Ooooh thanks for this, great thoughts! That’s one thing that I didn’t talk about, the fact that the idea of “consumer” is very individualistic. By calling ourselves consumers we are reduced to our individual actions, specifically what we buy and use. And I totally hear you about capitalist language being used to describe “assets” like trees, water and the air. Not everything is measured in money…

  7. Chloe
    Chloe says:

    Yes, yes, yes. Brilliant, powerful post that resonates deeply with this anti-consumption mother of four. We live on thrifted, gifted and recycled unless we actually need to go and buy something specific. Words matter: thanks for this reminder.

  8. Vicki
    Vicki says:

    Love it! I have for years described myself to people as an anti-consumer, that generally starts the conversations around waste, ethical purchasing and lifestyle choices.

    • Lindsay (Treading My Own Path)
      Lindsay (Treading My Own Path) says:

      Thanks Vicki! I actually don’t know that I’d called myself an anti-consumer, I was just thinking about it after reading your comment. I think the word “anti” sums up negativity, it’s sounds so angry! Even though I suspect that is how we all feel about over-consumption! Words are so interesting, how much power they have. What do people say when you tell them that? Are they quite confronted? That wouldn’t be a bad thing…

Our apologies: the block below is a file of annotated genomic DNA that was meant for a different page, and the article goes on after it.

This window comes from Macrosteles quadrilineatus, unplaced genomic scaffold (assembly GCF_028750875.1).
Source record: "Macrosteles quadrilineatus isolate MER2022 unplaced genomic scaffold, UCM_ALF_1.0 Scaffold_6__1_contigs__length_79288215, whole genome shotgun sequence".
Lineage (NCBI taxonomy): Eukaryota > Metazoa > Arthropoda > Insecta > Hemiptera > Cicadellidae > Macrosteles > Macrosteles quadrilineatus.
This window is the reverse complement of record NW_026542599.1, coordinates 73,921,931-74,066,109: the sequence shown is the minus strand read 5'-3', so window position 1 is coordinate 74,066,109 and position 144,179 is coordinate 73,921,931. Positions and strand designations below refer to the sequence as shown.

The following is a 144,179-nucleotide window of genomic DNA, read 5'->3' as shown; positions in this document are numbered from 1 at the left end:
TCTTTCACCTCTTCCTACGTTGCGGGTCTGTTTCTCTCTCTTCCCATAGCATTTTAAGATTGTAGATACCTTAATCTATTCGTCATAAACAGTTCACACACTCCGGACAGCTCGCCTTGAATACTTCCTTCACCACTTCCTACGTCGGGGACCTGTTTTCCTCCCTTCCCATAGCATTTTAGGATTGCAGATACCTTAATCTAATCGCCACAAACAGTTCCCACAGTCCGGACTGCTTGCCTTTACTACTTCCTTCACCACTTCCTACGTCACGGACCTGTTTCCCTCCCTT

9. Gill Edwards
    Gill Edwards says:

    Couldn’t agree more! I also think, as others have mentioned, that it’s a cultural thing, it’s how we were raised to think, we spend to keep the economy healthy!
    But I can guarantee that it’s not how I am raising my son, we’re trying our best to lead by good example. It is often incredibly difficult, but hopefully we and the future generations can change this.

    • Lindsay (Treading My Own Path)
      Lindsay (Treading My Own Path) says:

      Thanks Gill! Oh yes, this kind of language is entrenched for sure. The idea that we should shop to support the economy is definitely entrenched. Annie Leonard talks about it in the Story of Stuff, where she says after 9/11 the President could have called on the US citizens to do anything. To grieve, to mourn, to pray, to come together, to unite. But instead, he called on everyone… to shop. We have a long way to go, but things are changing…

  10. Wendy Orr
    Wendy Orr says:

    Wondering if it is too late to enrol in your course? I have tried to enrol, but when I enter my email it tells me that I already have an account (which perplexes me) and if I click on forgotten password, then it gives me an error message.